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April 19, 2019

My Adelaide with ASO concertmaster Natsuko Yoshimoto

For Adelaide Symphony Orchestra concertmaster and recent custodian of Ukaria’s Guadagnini violin, Natsuko Yoshimoto, Adelaide is an almost utopic city for classical musicians.

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  • Interview: Johnny von Einem
  • Pictures: Tyrone Ormsby

“My relationship with Adelaide is getting to be almost half of my life,” ASO concertmaster, Natsuko Yoshimoto, says.

“I had directly come from London, so quite different. Not just in terms of size of city, but obviously even just within the music world.


Read CityMag‘s conversation with Natsuko Yoshimoto about becoming the custodian of Ukaria’s million-dollar Guadagnini violin.

“I was specifically coming to do string quartet, which I’d always wanted to do, and I just couldn’t believe they would have this privileged position where the quartet was resident at the university and had this whole facility where you can rehearse and play… To me it was out of this world.

“I was so used to being in a string quartet where we were struggling to get by and you yourself organised the concerts… Here it was kind of this almost idyllic utopian way of life.

“Before joining the orchestra, I never really had a job in an orchestra. I’d done some guesting with different orchestras as a concertmaster, and I was very much attracted to learning the orchestral repertoire, playing lots of big symphonies, which I really didn’t know.

The Gaudagnini, made in 1753-57, in safe hands


“Ten years ago the ASO conceived of the concertmaster… and so I applied – at the time I thought that was a good challenge for me

“To be honest, initially I was quite naïve. It was quite a steep learning curve to understand that it wasn’t just about playing… but with the orchestra, it’s a massive beast with 75 musicians, and suddenly I realised how important my position was to the orchestra. Because I’m the leader of the orchestra, which meant keeping tabs on lots of things.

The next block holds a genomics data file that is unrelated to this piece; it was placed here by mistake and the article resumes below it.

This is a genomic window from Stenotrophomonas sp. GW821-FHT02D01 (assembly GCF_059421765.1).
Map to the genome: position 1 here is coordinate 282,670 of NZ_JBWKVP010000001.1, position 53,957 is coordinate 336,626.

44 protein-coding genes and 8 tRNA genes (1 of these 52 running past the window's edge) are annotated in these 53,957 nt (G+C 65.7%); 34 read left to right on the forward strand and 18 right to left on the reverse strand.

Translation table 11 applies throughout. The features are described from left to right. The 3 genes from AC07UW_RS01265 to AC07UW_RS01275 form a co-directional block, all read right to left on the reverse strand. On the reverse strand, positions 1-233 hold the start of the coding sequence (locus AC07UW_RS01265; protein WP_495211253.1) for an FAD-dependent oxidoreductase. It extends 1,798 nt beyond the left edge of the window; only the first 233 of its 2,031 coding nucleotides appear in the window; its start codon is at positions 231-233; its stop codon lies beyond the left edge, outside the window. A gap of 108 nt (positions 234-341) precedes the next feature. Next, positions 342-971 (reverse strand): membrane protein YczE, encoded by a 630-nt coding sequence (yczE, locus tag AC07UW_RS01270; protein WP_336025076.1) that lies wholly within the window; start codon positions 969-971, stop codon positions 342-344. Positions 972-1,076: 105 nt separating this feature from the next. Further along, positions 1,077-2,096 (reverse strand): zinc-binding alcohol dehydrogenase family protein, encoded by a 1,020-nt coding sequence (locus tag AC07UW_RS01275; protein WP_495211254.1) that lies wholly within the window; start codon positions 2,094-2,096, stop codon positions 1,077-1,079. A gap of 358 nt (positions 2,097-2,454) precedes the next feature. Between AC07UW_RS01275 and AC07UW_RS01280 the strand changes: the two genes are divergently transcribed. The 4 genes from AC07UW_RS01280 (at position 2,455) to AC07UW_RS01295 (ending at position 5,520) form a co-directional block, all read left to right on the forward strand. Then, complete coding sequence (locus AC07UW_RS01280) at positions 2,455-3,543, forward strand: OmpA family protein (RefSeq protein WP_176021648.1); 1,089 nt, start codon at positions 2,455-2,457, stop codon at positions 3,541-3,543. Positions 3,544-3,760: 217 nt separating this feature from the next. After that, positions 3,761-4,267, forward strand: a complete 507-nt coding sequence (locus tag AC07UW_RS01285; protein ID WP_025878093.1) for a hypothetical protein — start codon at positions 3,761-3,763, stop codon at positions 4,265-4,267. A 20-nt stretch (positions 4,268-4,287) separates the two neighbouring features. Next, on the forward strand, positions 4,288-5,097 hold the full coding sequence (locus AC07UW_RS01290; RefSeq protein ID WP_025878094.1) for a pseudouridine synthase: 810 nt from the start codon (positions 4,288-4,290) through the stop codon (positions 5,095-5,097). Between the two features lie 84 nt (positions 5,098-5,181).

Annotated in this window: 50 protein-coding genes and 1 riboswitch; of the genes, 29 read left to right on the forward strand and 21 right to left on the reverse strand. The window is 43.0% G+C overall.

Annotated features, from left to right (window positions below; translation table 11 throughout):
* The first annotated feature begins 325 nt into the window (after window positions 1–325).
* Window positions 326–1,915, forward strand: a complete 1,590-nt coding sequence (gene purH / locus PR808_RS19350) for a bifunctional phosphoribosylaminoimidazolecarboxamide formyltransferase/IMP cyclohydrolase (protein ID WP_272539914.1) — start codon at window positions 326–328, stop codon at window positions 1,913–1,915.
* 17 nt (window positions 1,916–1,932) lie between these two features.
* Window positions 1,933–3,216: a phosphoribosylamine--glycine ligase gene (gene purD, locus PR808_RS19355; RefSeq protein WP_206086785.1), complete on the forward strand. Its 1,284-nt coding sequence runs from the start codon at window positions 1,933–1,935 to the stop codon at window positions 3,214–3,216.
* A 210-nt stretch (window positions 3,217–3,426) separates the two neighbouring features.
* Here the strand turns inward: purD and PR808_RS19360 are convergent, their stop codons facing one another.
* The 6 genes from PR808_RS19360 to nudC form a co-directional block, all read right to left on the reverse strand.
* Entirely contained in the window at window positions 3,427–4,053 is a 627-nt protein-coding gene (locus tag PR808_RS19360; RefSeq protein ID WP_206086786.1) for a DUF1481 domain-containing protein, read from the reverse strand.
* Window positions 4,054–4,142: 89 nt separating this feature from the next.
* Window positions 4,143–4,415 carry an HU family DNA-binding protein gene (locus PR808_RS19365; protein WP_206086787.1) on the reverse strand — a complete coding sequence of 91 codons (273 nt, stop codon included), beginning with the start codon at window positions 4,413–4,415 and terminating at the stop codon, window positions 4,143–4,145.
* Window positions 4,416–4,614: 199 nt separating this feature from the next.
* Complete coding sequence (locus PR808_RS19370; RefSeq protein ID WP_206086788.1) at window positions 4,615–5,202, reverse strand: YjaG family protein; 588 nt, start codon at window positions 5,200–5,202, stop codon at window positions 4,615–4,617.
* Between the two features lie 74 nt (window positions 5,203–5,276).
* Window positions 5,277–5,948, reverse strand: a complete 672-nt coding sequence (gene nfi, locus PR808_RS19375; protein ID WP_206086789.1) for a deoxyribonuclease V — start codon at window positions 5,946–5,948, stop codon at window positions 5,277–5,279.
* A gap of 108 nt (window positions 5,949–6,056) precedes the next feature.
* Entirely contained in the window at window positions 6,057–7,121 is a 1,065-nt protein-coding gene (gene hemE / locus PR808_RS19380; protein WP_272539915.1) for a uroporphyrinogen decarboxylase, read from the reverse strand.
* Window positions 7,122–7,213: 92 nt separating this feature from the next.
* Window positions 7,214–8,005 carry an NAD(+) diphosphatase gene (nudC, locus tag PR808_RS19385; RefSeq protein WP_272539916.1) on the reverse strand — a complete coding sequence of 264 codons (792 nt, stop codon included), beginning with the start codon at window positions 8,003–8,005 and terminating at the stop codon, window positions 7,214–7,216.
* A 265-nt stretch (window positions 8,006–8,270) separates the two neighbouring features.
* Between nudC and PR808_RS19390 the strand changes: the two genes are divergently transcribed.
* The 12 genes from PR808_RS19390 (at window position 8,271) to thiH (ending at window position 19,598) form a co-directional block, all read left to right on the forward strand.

“I remember feeling quite a mixture of things, because I thought ‘Yep, I can do this. No problem,’ and then at the same time, “Oh, but how do I do this?’

“It was this excitement, daunting feeling, as well as having confidence. You have to have confidence, because if you don’t, it’s a very difficult position to be in.

“Ultimately, whether it’s an orchestra or small ensemble, it’s all about playing music together, and we all have to listen and we all have to have extra awareness, and everyone has to be really alive. There’s nothing worse than sitting in a concert or sitting amongst a group of musicians who just look bored or don’t look like they enjoy being in that moment.

“I always want to create this environment where everyone’s just ‘Ok, we’ve only got this chance, and once it’s gone, it’s gone. Let’s make the best of it.’

“When the audience is there, there’s this anticipation and this energy like ‘What’s about to happen?’ both from the audience, but obviously from us too, particularly on first night.

“It’s finding that balance of, because we are 75 individual musicians, finding ways to bring us together so we keep going in the same direction.

“Having a really strong artistic goal as a group is very important, so we always have our identity. Whether that’s in the sound of the orchestra or attitude, it’s making sure we keep going in the same direction.

“For the future of the orchestra the next step is to build a concert hall. Not only is it vital for the artistic growth of the orchestra to have a concert hall but for the orchestra to feel more connected to the community and to have somewhere where everyone can identify the orchestra is important.

“We need a place where it becomes a real destination for the community and the visitors, a kind of landmark. As the UNESCO City of Music and as the Festival State this would really make Adelaide an even more fantastic place to be.”


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